Steel is on edge and the global industry is cutting back hard, hanging on for either a budget blast from China, new credit for vast Middle Eastern building schemes or resurrection of the US auto industry.
Demand has dwindled and steelmakers, notably the giant of them all, ArcelorMittal, are damping down surplus furnace capacity while waiting for credit to flow, construction cranes to turn and factories to roll.
A decision by ArcelorMittal last week to pursue temporary production cutbacks — slashing European output by more than half from the end of this month, according to a union source — dramatizes the extraordinary ride and role of steel in the last few years.
In just months the global industry has gone from a boom driven largely by China, emerging markets and a property extravaganza in the Middle East to a narrow line between excess capacity and the costs of waiting for recovery.
“Over the past six months, demand for steel has dropped dramatically and, as a result, producers have been cutting production,” analysts at Barclays Capital said in a study last week.
In another report, Morgan Stanley predicted “the current demand shock to lead to excess steel capacity.”
Consequently, the bank said, steel plants should operate at rates below 75 percent of capacity until 2012.
“The steel market is not very different from base metals as a whole, but steel has reacted more rapidly and dramatically since September,” said commodities analyst Perrine Faye of London-based FastMarkets.
She said the future of the steel industry depended on three factors: the impact of Chinese economic stimulus efforts, a pick-up in the Middle East construction sector and a revival of the once mighty US auto industry.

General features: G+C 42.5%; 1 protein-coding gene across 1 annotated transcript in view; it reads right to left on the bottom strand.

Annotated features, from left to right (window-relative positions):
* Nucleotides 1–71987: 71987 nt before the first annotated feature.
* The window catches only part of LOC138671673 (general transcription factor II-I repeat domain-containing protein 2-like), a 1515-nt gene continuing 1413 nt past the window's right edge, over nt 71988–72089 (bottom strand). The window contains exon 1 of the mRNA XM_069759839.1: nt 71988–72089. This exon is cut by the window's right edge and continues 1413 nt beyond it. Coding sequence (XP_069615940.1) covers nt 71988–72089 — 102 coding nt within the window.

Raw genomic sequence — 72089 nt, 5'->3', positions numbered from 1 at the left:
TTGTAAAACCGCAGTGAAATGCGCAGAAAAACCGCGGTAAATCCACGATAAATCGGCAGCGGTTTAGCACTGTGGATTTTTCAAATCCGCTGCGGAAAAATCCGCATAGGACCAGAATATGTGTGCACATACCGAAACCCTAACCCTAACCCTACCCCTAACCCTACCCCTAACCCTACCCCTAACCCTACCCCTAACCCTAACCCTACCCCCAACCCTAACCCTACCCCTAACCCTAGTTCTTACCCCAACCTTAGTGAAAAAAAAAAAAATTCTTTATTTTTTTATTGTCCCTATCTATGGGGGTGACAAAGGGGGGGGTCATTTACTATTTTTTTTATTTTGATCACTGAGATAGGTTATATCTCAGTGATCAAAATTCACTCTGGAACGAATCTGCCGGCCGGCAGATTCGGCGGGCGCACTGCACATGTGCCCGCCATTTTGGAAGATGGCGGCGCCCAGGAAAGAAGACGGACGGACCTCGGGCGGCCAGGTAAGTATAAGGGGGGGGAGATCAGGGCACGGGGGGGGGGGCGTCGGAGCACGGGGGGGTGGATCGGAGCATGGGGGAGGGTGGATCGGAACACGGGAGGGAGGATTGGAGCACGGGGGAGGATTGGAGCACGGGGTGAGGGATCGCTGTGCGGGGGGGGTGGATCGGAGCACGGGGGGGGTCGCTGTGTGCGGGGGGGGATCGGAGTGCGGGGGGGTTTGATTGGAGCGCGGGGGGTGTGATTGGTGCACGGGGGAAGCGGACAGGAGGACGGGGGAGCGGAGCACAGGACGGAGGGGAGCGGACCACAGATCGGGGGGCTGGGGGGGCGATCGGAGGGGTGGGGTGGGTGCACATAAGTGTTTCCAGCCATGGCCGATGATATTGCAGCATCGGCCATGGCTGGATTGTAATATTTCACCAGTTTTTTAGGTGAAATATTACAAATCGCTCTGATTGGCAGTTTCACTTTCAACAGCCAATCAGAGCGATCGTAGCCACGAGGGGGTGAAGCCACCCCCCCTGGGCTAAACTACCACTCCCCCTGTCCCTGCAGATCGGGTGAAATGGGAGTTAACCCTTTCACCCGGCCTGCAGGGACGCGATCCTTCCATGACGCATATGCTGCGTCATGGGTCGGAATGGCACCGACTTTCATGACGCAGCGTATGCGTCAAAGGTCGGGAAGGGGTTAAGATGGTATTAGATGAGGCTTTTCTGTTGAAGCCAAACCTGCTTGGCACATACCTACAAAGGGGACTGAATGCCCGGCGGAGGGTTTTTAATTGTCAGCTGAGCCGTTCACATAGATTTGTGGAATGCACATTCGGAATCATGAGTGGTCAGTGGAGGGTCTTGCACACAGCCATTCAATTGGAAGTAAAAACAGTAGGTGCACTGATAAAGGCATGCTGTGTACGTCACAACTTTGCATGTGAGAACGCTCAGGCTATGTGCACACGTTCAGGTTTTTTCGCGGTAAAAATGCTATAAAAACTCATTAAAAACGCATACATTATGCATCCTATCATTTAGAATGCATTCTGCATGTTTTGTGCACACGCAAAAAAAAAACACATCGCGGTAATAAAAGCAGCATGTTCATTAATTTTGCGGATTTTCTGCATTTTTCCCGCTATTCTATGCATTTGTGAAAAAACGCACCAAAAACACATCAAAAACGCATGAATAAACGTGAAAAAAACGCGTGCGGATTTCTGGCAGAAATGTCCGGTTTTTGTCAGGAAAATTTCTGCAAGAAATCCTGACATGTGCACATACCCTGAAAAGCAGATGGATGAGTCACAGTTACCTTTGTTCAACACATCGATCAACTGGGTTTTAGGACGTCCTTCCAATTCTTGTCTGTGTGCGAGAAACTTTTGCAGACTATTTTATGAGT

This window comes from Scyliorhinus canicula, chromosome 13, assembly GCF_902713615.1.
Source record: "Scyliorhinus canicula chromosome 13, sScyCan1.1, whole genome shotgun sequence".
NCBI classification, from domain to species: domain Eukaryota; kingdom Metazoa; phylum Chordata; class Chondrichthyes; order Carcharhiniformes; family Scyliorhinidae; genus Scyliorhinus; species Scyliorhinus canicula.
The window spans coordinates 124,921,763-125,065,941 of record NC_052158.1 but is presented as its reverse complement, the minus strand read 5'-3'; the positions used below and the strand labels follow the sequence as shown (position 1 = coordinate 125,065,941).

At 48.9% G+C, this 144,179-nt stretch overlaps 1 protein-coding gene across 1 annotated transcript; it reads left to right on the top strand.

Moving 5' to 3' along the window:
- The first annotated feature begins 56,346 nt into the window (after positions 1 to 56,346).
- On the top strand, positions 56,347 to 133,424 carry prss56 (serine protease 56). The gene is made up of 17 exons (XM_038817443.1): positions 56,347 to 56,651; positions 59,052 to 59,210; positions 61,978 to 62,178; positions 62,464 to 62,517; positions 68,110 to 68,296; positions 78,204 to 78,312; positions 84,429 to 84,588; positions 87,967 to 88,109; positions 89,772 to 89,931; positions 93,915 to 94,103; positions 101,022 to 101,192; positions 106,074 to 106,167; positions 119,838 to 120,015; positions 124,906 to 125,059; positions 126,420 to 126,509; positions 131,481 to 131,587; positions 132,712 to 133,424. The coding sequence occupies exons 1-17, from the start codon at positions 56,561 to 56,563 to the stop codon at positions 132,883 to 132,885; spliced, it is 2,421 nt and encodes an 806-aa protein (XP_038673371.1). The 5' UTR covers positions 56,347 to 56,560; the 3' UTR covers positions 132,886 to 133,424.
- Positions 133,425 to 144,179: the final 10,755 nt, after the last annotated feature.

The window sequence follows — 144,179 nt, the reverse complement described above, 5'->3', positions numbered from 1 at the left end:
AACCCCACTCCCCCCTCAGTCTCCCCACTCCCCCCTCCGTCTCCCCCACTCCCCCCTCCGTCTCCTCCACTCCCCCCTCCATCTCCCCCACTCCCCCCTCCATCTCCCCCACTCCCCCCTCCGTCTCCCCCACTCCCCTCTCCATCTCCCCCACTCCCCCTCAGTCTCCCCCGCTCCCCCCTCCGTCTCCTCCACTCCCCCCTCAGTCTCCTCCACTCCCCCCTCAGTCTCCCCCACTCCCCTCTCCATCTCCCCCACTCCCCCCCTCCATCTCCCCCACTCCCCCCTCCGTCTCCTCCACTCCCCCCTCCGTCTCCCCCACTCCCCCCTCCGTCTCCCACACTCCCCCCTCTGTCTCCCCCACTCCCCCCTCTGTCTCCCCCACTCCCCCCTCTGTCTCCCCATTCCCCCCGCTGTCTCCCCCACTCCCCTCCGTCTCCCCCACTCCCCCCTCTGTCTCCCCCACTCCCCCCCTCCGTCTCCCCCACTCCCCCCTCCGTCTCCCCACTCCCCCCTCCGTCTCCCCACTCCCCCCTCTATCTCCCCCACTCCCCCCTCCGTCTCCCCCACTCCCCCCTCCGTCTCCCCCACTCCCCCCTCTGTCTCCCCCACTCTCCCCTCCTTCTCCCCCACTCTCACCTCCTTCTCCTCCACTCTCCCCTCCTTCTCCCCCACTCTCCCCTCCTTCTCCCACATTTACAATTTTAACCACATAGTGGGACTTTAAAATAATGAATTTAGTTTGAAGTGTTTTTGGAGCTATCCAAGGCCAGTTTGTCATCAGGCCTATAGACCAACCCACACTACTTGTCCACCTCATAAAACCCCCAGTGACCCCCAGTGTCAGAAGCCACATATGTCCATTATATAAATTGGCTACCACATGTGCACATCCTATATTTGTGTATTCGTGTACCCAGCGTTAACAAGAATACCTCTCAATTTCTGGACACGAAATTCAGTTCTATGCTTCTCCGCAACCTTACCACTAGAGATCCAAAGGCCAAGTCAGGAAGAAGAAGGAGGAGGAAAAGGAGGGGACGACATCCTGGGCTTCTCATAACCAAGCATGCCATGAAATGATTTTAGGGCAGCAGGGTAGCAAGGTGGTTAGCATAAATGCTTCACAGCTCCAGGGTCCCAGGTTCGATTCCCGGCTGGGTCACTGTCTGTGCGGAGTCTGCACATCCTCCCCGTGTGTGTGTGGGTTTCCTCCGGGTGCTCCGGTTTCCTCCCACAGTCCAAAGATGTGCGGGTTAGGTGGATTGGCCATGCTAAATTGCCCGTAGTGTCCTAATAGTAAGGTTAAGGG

“Chinese imports and exports are at a standstill. Everyone is waiting for the Chinese stimulus package to see if it will revive demand,” Faye said.
The Chinese government last month announced a 4 trillion yuan (US$580 billion) package of measures that it said could contribute 1.5 percent to 1.9 percent to the country's economic growth.
Industry experts have meanwhile spoken optimistically of China’s prospects.
Rio Tinto chief executive Thomas Albanese said earlier this year that the company foresaw “a short, sharp slowdown in China, with demand rebounding over the course of 2009, as the fundamentals of Chinese economic growth remain sound.”
Analysts have said steel inventories are falling in China in anticipation of projects expected to emerge from the country’s huge stimulus package.
“It is encouraging that the inventory of steel products, especially long products, which are mostly used in construction projects, have started to fall (since the end of March), likely suggesting that end-demand is gathering momentum,” Frank Gong (龔方雄), a Hong Kong-based economist for JPMorgan, wrote in a research note.
On-the-ground evidence suggested that the Chinese industry had been re-stocking in the first two months of the year, followed by a pause last month before major infrastructure projects were expected to start in the second quarter, Gong wrote.
In the Middle East, according to Faye, the big problem is a shortage of credit, notably for real estate developers and builders.
Construction planners had “counted on a higher price for oil and on credit to finance their huge projects.”
In addition, demand for such facilities, especially in the Gulf, has died.